How does rising atmospheric CO2 affect marine organisms?

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Butterfly Biodiversity in Britain
Menendez, R., Gonzalez-Megias, A., Hill, J.K., Braschler, B., Willis, S.G., Collingham, Y., Fox, R., Roy, D.B. and Thomas, C.D. 2006. Species richness changes lag behind climate change. Proceedings of the Royal Society B 273: 1465-1470.

There have been many sensationalist claims that CO2-induced global warming will drive innumerable species of plants and animals to extinction. However, as we demonstrate in The Specter of Species Extinction: Will Global Warming Decimate Earth's Biosphere?, such statements are based on an incomplete understanding of many pertinent phenomena; and when these other pieces of knowledge are considered, we find that the opportunity that is provided by warming for species to expand their historical ranges poleward in latitude and upward in altitude, together with the demonstrated propensity for many species to not be forced to abandon equivalent areas of the warmer parts of their ranges (particularly when the air's CO2 content rises concurrently), leads to a greater overlapping of species' ranges and concomitant increases in local biodiversity throughout the world.

What was done
In an important study of this subject, Menendez et al. "provide the first assessment, at a geographical scale, of how species richness has changed in response to climate change," concentrating on British butterflies. This they do by testing "whether average species richness of resident British butterfly species has increased in recent decades, whether these changes are as great as would be expected given the amount of warming that has taken place, and whether the composition of butterfly communities is changing towards a dominance by generalist species."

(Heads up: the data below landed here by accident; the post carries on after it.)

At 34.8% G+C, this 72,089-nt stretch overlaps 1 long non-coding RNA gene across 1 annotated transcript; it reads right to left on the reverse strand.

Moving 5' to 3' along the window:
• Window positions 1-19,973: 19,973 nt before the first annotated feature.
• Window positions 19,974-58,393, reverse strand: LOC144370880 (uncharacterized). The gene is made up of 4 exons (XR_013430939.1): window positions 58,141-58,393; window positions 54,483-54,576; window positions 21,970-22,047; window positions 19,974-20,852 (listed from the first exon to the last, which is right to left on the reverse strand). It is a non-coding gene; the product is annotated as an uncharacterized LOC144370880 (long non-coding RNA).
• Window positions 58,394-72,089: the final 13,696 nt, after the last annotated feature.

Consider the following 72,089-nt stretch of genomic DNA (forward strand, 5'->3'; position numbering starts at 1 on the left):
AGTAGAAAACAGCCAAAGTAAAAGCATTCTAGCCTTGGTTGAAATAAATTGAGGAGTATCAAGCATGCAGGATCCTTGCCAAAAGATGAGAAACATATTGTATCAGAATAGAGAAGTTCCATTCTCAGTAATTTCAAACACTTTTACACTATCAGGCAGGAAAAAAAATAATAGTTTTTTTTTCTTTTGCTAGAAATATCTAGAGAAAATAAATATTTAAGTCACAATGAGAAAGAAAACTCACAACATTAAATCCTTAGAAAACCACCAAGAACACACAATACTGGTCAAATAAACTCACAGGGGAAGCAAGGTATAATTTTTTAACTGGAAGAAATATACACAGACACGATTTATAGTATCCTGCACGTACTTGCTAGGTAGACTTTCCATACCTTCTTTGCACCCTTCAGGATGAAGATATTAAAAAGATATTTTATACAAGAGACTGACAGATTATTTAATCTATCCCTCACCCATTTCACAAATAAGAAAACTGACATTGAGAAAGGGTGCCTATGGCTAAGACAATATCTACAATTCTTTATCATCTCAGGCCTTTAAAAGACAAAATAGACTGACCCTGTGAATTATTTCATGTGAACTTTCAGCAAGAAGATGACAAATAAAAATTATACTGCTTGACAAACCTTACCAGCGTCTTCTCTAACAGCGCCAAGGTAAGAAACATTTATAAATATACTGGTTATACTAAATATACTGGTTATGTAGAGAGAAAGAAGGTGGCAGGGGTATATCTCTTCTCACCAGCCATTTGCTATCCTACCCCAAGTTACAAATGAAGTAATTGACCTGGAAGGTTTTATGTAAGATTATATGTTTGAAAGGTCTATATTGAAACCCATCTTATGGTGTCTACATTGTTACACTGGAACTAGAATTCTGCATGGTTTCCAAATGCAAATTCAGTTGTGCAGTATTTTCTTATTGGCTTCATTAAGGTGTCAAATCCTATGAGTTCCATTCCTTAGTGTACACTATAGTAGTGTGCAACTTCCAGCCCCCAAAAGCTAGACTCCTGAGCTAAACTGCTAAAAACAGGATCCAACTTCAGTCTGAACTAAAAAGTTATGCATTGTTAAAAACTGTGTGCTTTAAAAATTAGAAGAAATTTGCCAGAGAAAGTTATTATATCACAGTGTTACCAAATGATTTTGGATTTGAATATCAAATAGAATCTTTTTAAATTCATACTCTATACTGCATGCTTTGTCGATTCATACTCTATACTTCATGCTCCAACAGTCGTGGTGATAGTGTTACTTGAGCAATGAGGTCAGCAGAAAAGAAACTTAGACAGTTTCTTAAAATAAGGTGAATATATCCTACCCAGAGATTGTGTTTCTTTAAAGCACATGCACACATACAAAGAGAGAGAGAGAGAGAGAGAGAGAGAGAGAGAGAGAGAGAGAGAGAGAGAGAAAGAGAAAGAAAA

What was learned
The nine UK scientists determined that "average species richness of the British butterfly fauna at 20 x 20 km grid resolution has increased since 1970-82, during a period when climate warming would lead us to expect increases." They also found, as expected, that "southerly habitat generalists increased more than specialists," which require a specific type of habitat that is sometimes difficult for them to find, especially in the modern world where habitat destruction is commonplace. In addition, they were able to determine that observed species richness increases lagged behind those expected on the basis of climate change.

What it means
The results obtained by Menendez et al. "confirm," in their words, "that the average species richness of British butterflies has increased since 1970-82," as our thinking has suggested it should. However, some of the range shifts responsible for the increase in species richness take more time to occur than those of other species; and they say their results imply that "it may be decades or centuries before the species richness and composition of biological communities adjusts to the current climate."

Reviewed 11 October 2006